How to Clean Up Broken Glass Safely

Broken wine glass on wooden floor

The Spruce / Ulyana Verbytska

Project Overview
  • Working Time: 5 - 30 mins
  • Total Time: 5 - 30 mins
  • Skill Level: Beginner

When a drinking glass, windowpane, or light bulb breaks, little pieces of glass scatter across the floor to an astounding distance. Not only do you have a broken item, but also a problem that must be addressed immediately, No good can come of shards of glass on the floor, countertop, or burrowing into the carpet or upholstery.

Once the accident happens, there are several steps you must take to ensure the safety of people and pets. This is not a job that can be put off until later. Learn how to clean up broken glass safely.

What You'll Need

Equipment / Tools

  • Broom
  • Dustpan
  • Handheld vacuum or Shop vacuum
  • Protective gloves
  • Eye protection
  • Closed-toed shoes
  • LED flashlight
  • Lint roller
  • Kitchen tongs
  • Nylon-bristled scrub brush
  • Bucket
  • Garden hose


  • Paper towels or napkins
  • Fresh slice of bread
  • Duct tape
  • Heavy plastic or paper bag
  • Newspaper
  • Potato


Materials and tools clean up broken glass safely

The Spruce / Ulyana Verbytska

  1. Clear the Room and Gear Up

    As quickly as possible, have humans and pets leave the area where the accident happened. The designated cleaner should put on sturdy, closed-toed shoes, eye protection, and thick gloves before starting the clean-up process for the glass.

    Black and patterned close-toed shoes tied next to broken glass

    The Spruce / Ulyana Verbytska

  2. Use the Brightest Light Possible

    To help you see every glint of glass, turn on as many lights as possible. It is best to use a LED flashlight or the flashlight on your smartphone so you can angle it across surfaces. The glass will glitter in the light.

    LED flashlight shining on broken glass on wooden floor

    The Spruce / Ulyana Verbytska

  3. Pick Up the Large Shards

    Wearing gloves, pick up the large shards of glass. If you don't have gloves, use kitchen tongs to pick up the glass. Never use your bare hands.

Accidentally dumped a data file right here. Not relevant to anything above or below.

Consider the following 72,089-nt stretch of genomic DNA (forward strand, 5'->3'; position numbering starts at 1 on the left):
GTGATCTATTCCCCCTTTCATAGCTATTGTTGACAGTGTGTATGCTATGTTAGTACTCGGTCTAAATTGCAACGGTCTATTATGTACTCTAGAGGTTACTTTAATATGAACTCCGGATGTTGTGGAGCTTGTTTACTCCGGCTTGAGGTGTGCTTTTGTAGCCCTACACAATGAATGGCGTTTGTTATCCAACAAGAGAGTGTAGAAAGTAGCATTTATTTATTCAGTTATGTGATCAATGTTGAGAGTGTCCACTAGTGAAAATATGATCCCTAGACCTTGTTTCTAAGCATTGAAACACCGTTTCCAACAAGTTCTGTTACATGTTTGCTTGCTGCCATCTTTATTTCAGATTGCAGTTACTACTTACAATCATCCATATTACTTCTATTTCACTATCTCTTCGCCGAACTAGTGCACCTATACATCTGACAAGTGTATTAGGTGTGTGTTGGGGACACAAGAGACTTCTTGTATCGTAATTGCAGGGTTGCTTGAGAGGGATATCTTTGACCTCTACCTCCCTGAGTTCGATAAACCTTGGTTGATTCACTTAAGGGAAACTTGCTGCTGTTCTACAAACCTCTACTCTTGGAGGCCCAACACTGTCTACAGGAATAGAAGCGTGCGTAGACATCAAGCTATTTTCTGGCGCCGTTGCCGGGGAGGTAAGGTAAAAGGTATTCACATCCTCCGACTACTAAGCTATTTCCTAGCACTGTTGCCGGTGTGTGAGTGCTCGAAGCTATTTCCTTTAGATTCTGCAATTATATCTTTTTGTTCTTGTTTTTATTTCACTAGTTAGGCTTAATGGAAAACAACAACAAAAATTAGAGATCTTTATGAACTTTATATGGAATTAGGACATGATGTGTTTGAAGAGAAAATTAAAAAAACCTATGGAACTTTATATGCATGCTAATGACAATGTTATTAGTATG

The shards should be placed in a thick paper or triple-layered plastic bag for disposal. You can also use several layers of newspaper to wrap the glass to prevent accidental cuts in the trash can.


    Do not kneel on the floor to pick up the glass. You could end up with glass in your knee. If you can't bend over easily, use a small step stool and sit while you pick up the glass.

    Large glass shards placed in paper bag with protective gloves

    The Spruce / Ulyana Verbytska

  4. Sweep Up or Vacuum Away the Glass

    If the broken glass is lodged in carpet or upholstery fibers, use a stiff-bristled scrub brush to lift the glass to the surface of the fabric before you attempt to sweep or vacuum it away. Take care not to flick the shards up, or they'll scatter.

    Use a stiff-bristled broom and dustpan to sweep up as many glass shards as possible. Use short, efficient strokes to prevent the small pieces from scattering around the room.

    If you have the right type of vacuum, you can also vacuum away the glass. The vacuum cannot have a flexible hose that can be punctured by the glass. Handheld vacuums and wet/dry shop vacuums are safe to use.

    Small glass pieces swept with dustpan and stiff-bristled scrub brush from wood floor

    The Spruce / Ulyana Verbytska

  5. Use Fresh Bread or a Potato to Pick Up Shards

    Even after sweeping or vacuuming, there will still be tiny shards caught in carpet fibers, flooring joints, or tight corners. Using the flashlight, you'll see them lingering just waiting for a bare foot or hand. One way to get rid of them is with items from the pantry.

    Wearing gloves, press a slice of soft, fresh bread onto the glass shards. Be sure to dispose of the bread promptly. Or, slice a potato in half to expose the interior flesh. Press the cut side of the potato onto the glass shards to pick them up easily. Immediately toss the potato into the garbage—do not compost it.

    Glass shards picked up with flat piece of bread

    The Spruce / Ulyana Verbytska

  6. Capture the Tiny Shards With Wet Paper Towels

    Layer three sheets of paper towels or napkins and fold them into a square. Dampen and press the square onto the glass shards. They will stick to the paper towel for easy disposal.

    Wet paper towels capturing glass shards with gloves

    The Spruce / Ulyana Verbytska

  7. Use a Lint Roller

    A lint roller designated for pet hair removal has a stronger adhesive and will do the best job at picking up the glass. Peel away the glass-filled sheet and dispose of it properly.

    Lint roller picking up shards of glass on wooden floor

    The Spruce / Ulyana Verbytska

  8. Trap Shards With Duct Tape

    Wearing thick gloves, wrap some duct tape around your hand with the sticky side out. Press the tape on the glass pieces and then carefully toss the tape in the garbage bag.

    Gray duct tape wrapped around gloves to pick up glass shards

    The Spruce / Ulyana Verbytska

  9. Do a Final Clean-Up

    Glass shards may cling to the bristles of your broom or the dustpan. Take them outside and rinse well with a garden hose over a bucket. Dispose of the water down a utility drain.

    Check the bottom of your shoes for any glass caught in the treads. Remove the glass with duct tape or paper towels to be sure that no glass is tracked through the house.

    Glass shards rinsed out of hand brush and dust pan with hose

    The Spruce / Ulyana Verbytska